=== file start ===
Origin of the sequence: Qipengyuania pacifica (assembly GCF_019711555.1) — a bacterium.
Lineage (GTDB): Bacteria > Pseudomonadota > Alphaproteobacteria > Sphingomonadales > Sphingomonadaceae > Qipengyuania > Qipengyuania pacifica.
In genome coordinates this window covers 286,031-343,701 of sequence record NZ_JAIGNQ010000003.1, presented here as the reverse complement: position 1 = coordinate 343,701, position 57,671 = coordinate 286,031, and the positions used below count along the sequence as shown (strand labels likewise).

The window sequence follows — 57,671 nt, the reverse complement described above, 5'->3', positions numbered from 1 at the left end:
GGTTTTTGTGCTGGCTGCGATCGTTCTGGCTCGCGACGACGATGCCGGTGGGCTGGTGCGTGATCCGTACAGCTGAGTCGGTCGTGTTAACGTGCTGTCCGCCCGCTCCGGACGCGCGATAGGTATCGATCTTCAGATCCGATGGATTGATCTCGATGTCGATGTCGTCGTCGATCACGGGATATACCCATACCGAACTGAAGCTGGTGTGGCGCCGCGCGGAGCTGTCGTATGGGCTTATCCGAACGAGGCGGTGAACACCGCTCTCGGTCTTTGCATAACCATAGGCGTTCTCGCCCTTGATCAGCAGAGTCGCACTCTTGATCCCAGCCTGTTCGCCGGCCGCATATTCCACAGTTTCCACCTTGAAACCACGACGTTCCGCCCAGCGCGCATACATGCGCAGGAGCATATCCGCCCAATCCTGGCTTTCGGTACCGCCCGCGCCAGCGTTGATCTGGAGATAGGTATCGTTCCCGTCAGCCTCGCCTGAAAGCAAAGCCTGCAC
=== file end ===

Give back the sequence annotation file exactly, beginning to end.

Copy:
Origin of the sequence: Qipengyuania pacifica (assembly GCF_019711555.1) — a bacterium.
Lineage (GTDB): Bacteria > Pseudomonadota > Alphaproteobacteria > Sphingomonadales > Sphingomonadaceae > Qipengyuania > Qipengyuania pacifica.
In genome coordinates this window covers 286,031-343,701 of sequence record NZ_JAIGNQ010000003.1, presented here as the reverse complement: position 1 = coordinate 343,701, position 57,671 = coordinate 286,031, and the positions used below count along the sequence as shown (strand labels likewise).

The window sequence follows — 57,671 nt, the reverse complement described above, 5'->3', positions numbered from 1 at the left end:
GGTTTTTGTGCTGGCTGCGATCGTTCTGGCTCGCGACGACGATGCCGGTGGGCTGGTGCGTGATCCGTACAGCTGAGTCGGTCGTGTTAACGTGCTGTCCGCCCGCTCCGGACGCGCGATAGGTATCGATCTTCAGATCCGATGGATTGATCTCGATGTCGATGTCGTCGTCGATCACGGGATATACCCATACCGAACTGAAGCTGGTGTGGCGCCGCGCGGAGCTGTCGTATGGGCTTATCCGAACGAGGCGGTGAACACCGCTCTCGGTCTTTGCATAACCATAGGCGTTCTCGCCCTTGATCAGCAGAGTCGCACTCTTGATCCCAGCCTGTTCGCCGGCCGCATATTCCACAGTTTCCACCTTGAAACCACGACGTTCCGCCCAGCGCGCATACATGCGCAGGAGCATATCCGCCCAATCCTGGCTTTCGGTACCGCCCGCGCCAGCGTTGATCTGGAGATAGGTATCGTTCCCGTCAGCCTCGCCTGAAAGCAAAGCCTGCAC